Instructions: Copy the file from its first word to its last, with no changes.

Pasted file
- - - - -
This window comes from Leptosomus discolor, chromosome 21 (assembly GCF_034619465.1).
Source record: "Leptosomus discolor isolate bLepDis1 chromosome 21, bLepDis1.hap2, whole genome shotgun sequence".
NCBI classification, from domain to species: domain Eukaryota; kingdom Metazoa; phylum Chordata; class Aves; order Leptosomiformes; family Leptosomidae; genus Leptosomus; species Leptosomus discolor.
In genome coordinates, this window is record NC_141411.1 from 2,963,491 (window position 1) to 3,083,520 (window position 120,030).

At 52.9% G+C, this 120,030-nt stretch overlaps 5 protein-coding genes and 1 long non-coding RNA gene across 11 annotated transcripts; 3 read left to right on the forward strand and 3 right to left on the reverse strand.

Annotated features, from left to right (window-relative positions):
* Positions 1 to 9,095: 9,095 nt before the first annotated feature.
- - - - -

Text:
This window comes from Leptosomus discolor, chromosome 21 (assembly GCF_034619465.1).
Source record: "Leptosomus discolor isolate bLepDis1 chromosome 21, bLepDis1.hap2, whole genome shotgun sequence".
NCBI classification, from domain to species: domain Eukaryota; kingdom Metazoa; phylum Chordata; class Aves; order Leptosomiformes; family Leptosomidae; genus Leptosomus; species Leptosomus discolor.
In genome coordinates, this window is record NC_141411.1 from 2,963,491 (window position 1) to 3,083,520 (window position 120,030).

At 52.9% G+C, this 120,030-nt stretch overlaps 5 protein-coding genes and 1 long non-coding RNA gene across 11 annotated transcripts; 3 read left to right on the forward strand and 3 right to left on the reverse strand.

Annotated features, from left to right (window-relative positions):
* Positions 1 to 9,095: 9,095 nt before the first annotated feature.